Here is the second hand-out from our 3/3/07 Meeting
The Query / Cover Letter
Presented to the NJCWG Group on 3/3/07
by Louise Bergmann DuMont
THE HOOK (Pitch)
Your first line should hook the reader’s attention. It must demonstrate that you can write effectively, and that you understand the publication’s market.
1. Show a problem and how you solved it. (Carpenter ants will destroy your home but not everyone wants to use toxic chemicals to exterminate them. I recently used an earth friendly system to rid…)
2. Share information that is not common knowledge or show why your reader needs to know what you are writing about. (The mothers of 2003 are no longer surrounded by a previous generation of women who will mentor them in child rearing. What do these women do when their newborns come down with diaper rash or their toddlers throw their first temper tantrum? They often turn their peers. I have written an article that explains how young mothers can start their own support groups.)
3. Ask a question. (Did you know…?, What would you do if…?, Have you ever wondered…?)
4. Use a personal anecdotal approach. (When my five year old son, Jason, was diagnosed with leukemia…)
5. Grab the reader’s attention. (As my grip slipped from its slender hold on the mountain’s ridge I wondered if my life would truly flash before my eyes when I fell from its heights…)
1. Personal Introductions (Hi, my name is…)
2. Sucking Up (I just LOVE your magazine and have subscribed for 20 years)
3. Sympathy Ploy (I really need the money that this article will bring because…)
4. Too Humble / Unprofessional (I’ve never been published before… I know you’ve probably got other articles better than mine but…)
5. Too Proud (I am a highly experience professional… My article would be perfect for your magazine because…) Skip words like wonderful, perfect, fascinating, etc when referring to your work. Let the editor decide for himself how good your work is based on the writing.
6. God Sent (God told me…) When God tells the editor to publish your work, THEN he’ll listen.
Once you have the editor hooked, pitch your idea with solid information. This should include a working title, a word count, the target audience, and a brief summary of the article. The actual pitch is often the first line of the body. The longer the article the more detailed the body. Doing a point by point outline of your intended article (for you, not for the editor) will make sure you include the important information when writing this section. If you are writing a cover letter (not a query), this information section will be no longer than a few lines.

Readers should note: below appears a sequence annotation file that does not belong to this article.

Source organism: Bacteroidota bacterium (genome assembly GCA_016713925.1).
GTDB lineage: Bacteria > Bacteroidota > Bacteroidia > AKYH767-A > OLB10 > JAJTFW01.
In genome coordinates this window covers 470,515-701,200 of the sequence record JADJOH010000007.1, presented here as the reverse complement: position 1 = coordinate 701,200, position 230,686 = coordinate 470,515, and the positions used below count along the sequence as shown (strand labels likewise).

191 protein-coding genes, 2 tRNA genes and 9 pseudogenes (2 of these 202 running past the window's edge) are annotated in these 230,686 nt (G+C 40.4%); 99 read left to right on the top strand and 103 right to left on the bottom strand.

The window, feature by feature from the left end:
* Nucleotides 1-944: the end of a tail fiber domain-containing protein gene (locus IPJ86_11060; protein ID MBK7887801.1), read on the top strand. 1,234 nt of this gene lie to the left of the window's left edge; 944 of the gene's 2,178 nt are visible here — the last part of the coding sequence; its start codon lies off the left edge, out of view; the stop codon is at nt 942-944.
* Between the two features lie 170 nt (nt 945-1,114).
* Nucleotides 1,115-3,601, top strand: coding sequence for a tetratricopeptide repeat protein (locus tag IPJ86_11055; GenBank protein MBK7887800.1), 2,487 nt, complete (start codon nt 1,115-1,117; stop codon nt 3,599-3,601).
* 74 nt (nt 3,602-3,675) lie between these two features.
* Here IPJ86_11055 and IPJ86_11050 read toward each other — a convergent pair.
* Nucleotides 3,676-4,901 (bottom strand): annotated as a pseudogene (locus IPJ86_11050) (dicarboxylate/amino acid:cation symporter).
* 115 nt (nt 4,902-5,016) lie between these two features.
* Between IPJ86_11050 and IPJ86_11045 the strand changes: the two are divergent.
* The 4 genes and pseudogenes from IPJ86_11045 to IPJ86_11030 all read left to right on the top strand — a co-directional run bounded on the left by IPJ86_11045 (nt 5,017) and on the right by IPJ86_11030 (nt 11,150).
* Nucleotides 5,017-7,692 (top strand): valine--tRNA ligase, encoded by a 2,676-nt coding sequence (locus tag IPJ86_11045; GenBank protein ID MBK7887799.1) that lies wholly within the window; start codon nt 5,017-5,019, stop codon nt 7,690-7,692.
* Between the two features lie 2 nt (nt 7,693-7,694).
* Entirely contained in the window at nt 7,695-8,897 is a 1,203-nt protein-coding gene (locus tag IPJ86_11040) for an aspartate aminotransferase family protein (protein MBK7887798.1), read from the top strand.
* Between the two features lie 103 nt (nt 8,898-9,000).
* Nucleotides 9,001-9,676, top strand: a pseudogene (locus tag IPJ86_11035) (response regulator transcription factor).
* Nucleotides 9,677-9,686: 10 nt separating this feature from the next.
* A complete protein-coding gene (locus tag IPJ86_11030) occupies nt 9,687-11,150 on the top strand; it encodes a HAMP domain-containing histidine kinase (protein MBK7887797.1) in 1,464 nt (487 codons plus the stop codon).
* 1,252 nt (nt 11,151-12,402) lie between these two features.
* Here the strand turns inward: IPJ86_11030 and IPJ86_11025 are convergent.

Example: I’d like to offer you a 1,500 word article entitled “Dressing the Mother of the Groom.” This article describes the ordeal of a slightly plump, jeans and T-shirt mom who sets out to purchase the perfect formal gown. Its target audience is every woman who has experienced the stress of trying to find the ultimate dress for her special occasion. It is a light-hearted look at a society that highly prizes the petite and fit forms of youth…a society that often leaves the average woman with less than sophisticated choices in the dressing room.
Even if you’ve never been published, you must address the issue of your credentials. The editor wants to know why YOU are the best person to write the article you have proposed. This is usually the last or next to last paragraph.
Some things you could/should list.
Professional experience pertinent to the subject you are writing about
Academic degrees or training pertinent to the subject you are writing about
Teaching experience pertinent to the subject you are writing about
Personal experience pertinent to the subject you are writing about
Writing experience – ANY writing experience
Interviews with experts (if you don’t have expertise in the area you are writing about this is an excellent way of demonstrating that you know how to GET the information you need)
“Thank you very much…” – plus one last nudge.
Example: Thank you for taking the time to review my query. If you would like to see my article, I could have it on your desk within two weeks of receiving notice from you. I am looking forward to your response.
Create a nice, clean looking letterhead that includes your name, address, phone number and email address.
Business Style (Block or Modified Block Style with spaces between paragraphs)
Formal Salutation (Dear Mr. Robert Rowe or Ms. Roberta Rowe – Not Dear Bob or Bobbie)
Proofread and corrected copy.
Quality paper – Use at least 20-lb bond paper in white, linen or parchment – no colors
Enclose a SASE (self-addressed stamped envelope). Don’t use ‘insert’ envelopes (A4, A6, etc); instead fold a full-size business envelope (#10) in thirds and send that. If you are sending a full manuscript with the cover letter and you would like both returned, make sure the envelope is large enough that the manuscript is not folded.
Send clips only IF the guidelines request them.